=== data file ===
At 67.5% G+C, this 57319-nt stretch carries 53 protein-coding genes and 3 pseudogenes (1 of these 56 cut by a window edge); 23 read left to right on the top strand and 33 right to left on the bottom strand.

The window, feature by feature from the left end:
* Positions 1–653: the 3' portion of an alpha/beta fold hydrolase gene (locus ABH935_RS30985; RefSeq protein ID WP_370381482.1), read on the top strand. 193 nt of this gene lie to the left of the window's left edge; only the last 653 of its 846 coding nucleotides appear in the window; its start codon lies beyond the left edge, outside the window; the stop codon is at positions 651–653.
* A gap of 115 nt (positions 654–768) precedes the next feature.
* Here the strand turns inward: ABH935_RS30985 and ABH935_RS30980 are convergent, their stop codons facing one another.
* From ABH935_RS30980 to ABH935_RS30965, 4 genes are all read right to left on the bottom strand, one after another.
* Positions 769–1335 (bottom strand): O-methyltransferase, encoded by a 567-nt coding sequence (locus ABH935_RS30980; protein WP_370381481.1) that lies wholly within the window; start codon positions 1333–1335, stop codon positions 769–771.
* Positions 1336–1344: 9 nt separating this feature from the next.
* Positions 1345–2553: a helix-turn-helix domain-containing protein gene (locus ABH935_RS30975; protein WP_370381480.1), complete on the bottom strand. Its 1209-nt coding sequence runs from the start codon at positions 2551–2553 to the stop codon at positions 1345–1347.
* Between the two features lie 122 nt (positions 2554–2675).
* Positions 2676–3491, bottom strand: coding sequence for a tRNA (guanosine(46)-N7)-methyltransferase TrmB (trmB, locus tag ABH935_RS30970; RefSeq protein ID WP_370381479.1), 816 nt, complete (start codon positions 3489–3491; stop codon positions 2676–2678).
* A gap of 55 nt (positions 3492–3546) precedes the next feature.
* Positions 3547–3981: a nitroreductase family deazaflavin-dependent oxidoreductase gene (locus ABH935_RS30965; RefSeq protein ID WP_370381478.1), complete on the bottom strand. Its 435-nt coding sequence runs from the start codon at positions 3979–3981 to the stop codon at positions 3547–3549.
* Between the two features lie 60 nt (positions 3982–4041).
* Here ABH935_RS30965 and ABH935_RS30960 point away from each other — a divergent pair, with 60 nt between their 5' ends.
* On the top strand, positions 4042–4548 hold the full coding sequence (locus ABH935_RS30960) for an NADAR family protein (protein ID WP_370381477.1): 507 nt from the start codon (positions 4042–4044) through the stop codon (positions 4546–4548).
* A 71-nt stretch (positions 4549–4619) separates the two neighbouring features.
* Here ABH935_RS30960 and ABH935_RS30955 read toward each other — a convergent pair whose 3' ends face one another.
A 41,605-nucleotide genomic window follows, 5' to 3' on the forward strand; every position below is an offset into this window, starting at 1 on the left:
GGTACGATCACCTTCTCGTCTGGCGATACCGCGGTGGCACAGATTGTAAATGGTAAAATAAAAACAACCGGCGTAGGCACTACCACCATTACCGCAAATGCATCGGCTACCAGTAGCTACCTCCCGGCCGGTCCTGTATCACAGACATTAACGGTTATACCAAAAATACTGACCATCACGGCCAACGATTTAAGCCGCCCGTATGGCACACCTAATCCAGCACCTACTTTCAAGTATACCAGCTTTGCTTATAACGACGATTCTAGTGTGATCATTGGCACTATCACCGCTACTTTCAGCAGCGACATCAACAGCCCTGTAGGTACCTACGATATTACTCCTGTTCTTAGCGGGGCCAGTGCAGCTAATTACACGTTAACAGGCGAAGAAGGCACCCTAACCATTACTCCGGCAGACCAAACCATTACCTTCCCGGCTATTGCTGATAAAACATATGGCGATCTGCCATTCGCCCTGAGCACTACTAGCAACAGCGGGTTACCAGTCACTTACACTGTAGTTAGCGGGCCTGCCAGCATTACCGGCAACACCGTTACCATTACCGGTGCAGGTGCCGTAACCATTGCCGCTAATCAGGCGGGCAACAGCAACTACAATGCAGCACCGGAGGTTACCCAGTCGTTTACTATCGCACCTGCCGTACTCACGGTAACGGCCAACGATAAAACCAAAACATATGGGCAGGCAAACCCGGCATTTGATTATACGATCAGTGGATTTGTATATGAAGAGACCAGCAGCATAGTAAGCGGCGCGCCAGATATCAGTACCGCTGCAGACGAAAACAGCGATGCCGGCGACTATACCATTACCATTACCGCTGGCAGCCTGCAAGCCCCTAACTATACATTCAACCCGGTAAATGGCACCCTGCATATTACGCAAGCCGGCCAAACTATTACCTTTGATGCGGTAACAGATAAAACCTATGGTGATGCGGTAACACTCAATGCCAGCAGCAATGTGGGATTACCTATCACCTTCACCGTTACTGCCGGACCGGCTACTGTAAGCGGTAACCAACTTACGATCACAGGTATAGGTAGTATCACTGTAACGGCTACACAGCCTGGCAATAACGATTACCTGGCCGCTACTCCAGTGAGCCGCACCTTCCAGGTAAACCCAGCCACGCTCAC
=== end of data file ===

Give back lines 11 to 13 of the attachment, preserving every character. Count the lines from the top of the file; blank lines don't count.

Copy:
* Positions 2676–3491, bottom strand: coding sequence for a tRNA (guanosine(46)-N7)-methyltransferase TrmB (trmB, locus tag ABH935_RS30970; RefSeq protein ID WP_370381479.1), 816 nt, complete (start codon positions 3489–3491; stop codon positions 2676–2678).
* A gap of 55 nt (positions 3492–3546) precedes the next feature.
* Positions 3547–3981: a nitroreductase family deazaflavin-dependent oxidoreductase gene (locus ABH935_RS30965; RefSeq protein ID WP_370381478.1), complete on the bottom strand. Its 435-nt coding sequence runs from the start codon at positions 3979–3981 to the stop codon at positions 3547–3549.